As the world celebrates breastfeeding week, the United States of America has finally taken the stand to stop the harassment of nursing mothers as they feed their child in public.
The fact is not unknown that breastfeeding is important for infants and mothers, but still, nursing mothers are often made to feel ashamed if they are found feeding their baby in public. But the scenario is about to change, as now a breastfeeding woman can lawfully feed her baby in public in all 50 states of the US.
Idaho and Utah have recently legalized this by passing a new legislation that breastfeeding a baby anywhere will be protected by law.
The measure succeeded even after the Trump administration tried to remove pro-breastfeeding language from a World Health Organization resolution this spring. Now that breastfeeding has steadily become more accepted and accessible; now laws will protect mothers who are nursing in public against fines for indecency.
According to the World Health Organization, breast milk is the healthiest choice for babies and is encouraged in most countries. The WHO has also taken steps to crack down on misleading supplies of baby milk formula.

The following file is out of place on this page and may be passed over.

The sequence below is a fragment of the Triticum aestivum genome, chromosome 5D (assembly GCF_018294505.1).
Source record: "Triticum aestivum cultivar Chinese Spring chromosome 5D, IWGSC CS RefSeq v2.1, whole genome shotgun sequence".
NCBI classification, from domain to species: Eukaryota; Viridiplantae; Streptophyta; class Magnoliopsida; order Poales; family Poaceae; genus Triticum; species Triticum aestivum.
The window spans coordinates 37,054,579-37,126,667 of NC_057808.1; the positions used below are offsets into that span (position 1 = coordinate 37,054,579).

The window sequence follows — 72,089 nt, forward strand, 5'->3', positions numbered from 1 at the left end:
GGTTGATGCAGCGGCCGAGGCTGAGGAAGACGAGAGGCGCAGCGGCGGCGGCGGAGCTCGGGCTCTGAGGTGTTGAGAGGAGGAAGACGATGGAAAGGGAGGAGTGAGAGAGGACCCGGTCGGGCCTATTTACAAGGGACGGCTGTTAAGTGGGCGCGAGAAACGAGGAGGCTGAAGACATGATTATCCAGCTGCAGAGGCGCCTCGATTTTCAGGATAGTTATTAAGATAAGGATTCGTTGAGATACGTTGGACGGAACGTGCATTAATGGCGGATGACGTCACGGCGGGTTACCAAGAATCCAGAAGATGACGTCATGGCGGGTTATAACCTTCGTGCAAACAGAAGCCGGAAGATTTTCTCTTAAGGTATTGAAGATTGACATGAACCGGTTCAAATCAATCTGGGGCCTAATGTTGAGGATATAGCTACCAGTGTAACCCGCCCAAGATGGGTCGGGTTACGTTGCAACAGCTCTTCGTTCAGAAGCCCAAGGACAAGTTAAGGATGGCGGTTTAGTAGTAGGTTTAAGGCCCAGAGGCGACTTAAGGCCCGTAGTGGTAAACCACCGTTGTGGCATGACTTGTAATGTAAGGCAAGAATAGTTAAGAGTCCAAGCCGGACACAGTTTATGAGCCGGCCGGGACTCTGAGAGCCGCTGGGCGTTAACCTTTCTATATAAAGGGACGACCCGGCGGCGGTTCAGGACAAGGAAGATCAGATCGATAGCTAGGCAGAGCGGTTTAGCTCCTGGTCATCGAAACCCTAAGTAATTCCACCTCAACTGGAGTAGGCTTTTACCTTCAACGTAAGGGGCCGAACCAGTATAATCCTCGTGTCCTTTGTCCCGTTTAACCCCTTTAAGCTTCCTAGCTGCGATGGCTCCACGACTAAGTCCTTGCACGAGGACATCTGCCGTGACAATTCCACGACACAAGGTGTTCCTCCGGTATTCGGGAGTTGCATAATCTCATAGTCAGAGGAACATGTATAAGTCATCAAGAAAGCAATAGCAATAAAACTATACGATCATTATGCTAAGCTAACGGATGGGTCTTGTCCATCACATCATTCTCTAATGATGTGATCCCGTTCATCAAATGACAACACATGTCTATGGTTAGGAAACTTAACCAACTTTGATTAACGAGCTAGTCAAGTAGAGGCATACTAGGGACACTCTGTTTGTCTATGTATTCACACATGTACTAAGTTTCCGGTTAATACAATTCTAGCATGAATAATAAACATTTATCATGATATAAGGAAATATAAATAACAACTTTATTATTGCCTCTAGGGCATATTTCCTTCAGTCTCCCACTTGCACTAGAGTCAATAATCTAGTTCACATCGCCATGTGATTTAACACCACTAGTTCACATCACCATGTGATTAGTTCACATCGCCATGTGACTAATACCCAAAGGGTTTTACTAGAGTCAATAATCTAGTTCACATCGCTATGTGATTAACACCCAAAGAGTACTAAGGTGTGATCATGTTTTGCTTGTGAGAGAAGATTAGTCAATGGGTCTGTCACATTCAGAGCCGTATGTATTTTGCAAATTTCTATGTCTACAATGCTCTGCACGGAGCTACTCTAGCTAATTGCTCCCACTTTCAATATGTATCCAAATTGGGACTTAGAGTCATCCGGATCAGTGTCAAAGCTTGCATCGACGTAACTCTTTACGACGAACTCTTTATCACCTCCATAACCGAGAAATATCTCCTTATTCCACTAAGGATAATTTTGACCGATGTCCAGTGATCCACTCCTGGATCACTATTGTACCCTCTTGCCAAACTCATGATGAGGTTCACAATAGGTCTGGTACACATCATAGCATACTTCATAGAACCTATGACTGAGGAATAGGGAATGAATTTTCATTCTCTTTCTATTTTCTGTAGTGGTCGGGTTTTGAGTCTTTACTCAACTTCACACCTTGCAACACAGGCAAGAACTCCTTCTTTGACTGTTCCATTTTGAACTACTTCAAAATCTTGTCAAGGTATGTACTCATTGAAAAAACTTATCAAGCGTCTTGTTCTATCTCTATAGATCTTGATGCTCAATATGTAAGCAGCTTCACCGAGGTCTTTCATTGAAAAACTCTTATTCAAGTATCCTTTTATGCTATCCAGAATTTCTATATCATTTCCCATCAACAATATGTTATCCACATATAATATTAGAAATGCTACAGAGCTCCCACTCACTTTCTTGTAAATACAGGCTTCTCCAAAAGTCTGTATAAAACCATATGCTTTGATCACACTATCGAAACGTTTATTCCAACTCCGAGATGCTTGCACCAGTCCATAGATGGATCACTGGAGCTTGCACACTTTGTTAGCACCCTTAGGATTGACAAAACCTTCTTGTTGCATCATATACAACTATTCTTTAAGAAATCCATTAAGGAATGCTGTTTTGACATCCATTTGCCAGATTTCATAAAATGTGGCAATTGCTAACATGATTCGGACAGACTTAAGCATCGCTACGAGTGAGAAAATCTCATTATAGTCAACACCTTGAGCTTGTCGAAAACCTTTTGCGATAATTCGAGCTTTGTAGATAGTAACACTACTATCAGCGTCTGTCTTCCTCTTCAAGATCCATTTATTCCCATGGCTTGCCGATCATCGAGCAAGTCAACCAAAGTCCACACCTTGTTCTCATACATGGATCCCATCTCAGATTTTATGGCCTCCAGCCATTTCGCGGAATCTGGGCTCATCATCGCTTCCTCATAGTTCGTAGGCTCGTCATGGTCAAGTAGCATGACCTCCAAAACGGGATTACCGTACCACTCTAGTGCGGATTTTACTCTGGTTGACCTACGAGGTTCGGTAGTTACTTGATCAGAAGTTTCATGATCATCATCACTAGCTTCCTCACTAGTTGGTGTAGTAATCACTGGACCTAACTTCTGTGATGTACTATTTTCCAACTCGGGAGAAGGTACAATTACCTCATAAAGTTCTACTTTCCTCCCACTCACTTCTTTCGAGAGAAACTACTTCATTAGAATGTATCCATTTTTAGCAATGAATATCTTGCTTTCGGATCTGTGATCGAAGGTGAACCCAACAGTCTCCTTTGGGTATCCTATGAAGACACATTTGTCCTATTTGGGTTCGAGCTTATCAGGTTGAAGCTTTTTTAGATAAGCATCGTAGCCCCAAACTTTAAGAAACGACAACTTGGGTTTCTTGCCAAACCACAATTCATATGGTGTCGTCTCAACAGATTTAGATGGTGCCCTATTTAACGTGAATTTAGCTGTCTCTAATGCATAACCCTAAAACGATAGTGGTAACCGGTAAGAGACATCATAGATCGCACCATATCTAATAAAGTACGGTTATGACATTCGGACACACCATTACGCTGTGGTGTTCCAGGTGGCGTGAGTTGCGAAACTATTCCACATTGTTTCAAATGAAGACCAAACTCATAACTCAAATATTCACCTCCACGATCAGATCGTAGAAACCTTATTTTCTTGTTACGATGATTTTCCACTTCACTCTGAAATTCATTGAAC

Rep. Justin Fawson in the run-up to the vote in Utah had said that no-one should ever relegate a mother to a restroom to breastfeed their child. He had said, “That’s a big reason why I’m running the bill. I’m seeking to further normalize breastfeeding and allow moms to feed their babies as needed.”
Meanwhile, New Jersey also brought some changes in the civil right law which is to protect working mothers from discrimination at work. And New Jersey became the 28th state to join the movement to protect mothers at workplaces. Breastfeeding rooms are slated to be provided in New York state in all state buildings open to the public in the coming years.
Some politicians do feel that it is shameful in this day and age that breastfeeding moms are offered no protection. Idaho bill sponsor, Republican Rep. Paul Amador, and father of a then 5-month-old said, “Personally, I find it disappointing that we’re in 2018 and we still haven’t passed this law in Idaho. I think we can take a proactive stance here through legislation to promote the natural bond and health benefits of breastfeeding for both mother and child. I also believe the health and nutritional choices of our families are best left as decisions for our families, not our government.”
Countries like Australia and the United Kingdom have had proper laws to protect nursing mothers for a long time, and the US has finally joined ranks to prove that it’s a progressive nation.